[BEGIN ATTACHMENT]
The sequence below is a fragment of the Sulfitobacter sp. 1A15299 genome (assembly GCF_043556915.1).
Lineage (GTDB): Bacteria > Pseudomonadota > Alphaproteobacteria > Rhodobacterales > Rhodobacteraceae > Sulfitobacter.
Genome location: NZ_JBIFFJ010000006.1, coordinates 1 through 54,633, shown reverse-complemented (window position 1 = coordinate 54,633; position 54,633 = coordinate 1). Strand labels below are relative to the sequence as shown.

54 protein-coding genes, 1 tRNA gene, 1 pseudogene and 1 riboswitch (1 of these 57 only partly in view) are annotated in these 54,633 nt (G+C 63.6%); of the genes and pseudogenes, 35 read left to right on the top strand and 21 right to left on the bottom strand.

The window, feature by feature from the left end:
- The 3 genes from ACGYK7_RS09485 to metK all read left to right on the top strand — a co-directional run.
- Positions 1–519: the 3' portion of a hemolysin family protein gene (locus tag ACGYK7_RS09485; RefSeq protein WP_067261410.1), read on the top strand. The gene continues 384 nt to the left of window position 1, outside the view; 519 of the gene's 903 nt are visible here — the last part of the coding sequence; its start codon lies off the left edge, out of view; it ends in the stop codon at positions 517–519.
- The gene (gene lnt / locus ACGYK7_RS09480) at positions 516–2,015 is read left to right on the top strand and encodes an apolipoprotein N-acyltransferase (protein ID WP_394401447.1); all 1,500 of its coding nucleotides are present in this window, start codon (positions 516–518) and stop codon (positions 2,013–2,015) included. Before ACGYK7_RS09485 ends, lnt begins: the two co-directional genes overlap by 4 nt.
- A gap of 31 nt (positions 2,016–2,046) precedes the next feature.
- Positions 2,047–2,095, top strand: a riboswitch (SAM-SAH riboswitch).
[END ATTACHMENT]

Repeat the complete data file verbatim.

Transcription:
The sequence below is a fragment of the Sulfitobacter sp. 1A15299 genome (assembly GCF_043556915.1).
Lineage (GTDB): Bacteria > Pseudomonadota > Alphaproteobacteria > Rhodobacterales > Rhodobacteraceae > Sulfitobacter.
Genome location: NZ_JBIFFJ010000006.1, coordinates 1 through 54,633, shown reverse-complemented (window position 1 = coordinate 54,633; position 54,633 = coordinate 1). Strand labels below are relative to the sequence as shown.

54 protein-coding genes, 1 tRNA gene, 1 pseudogene and 1 riboswitch (1 of these 57 only partly in view) are annotated in these 54,633 nt (G+C 63.6%); of the genes and pseudogenes, 35 read left to right on the top strand and 21 right to left on the bottom strand.

The window, feature by feature from the left end:
- The 3 genes from ACGYK7_RS09485 to metK all read left to right on the top strand — a co-directional run.
- Positions 1–519: the 3' portion of a hemolysin family protein gene (locus tag ACGYK7_RS09485; RefSeq protein WP_067261410.1), read on the top strand. The gene continues 384 nt to the left of window position 1, outside the view; 519 of the gene's 903 nt are visible here — the last part of the coding sequence; its start codon lies off the left edge, out of view; it ends in the stop codon at positions 517–519.
- The gene (gene lnt / locus ACGYK7_RS09480) at positions 516–2,015 is read left to right on the top strand and encodes an apolipoprotein N-acyltransferase (protein ID WP_394401447.1); all 1,500 of its coding nucleotides are present in this window, start codon (positions 516–518) and stop codon (positions 2,013–2,015) included. Before ACGYK7_RS09485 ends, lnt begins: the two co-directional genes overlap by 4 nt.
- A gap of 31 nt (positions 2,016–2,046) precedes the next feature.
- Positions 2,047–2,095, top strand: a riboswitch (SAM-SAH riboswitch).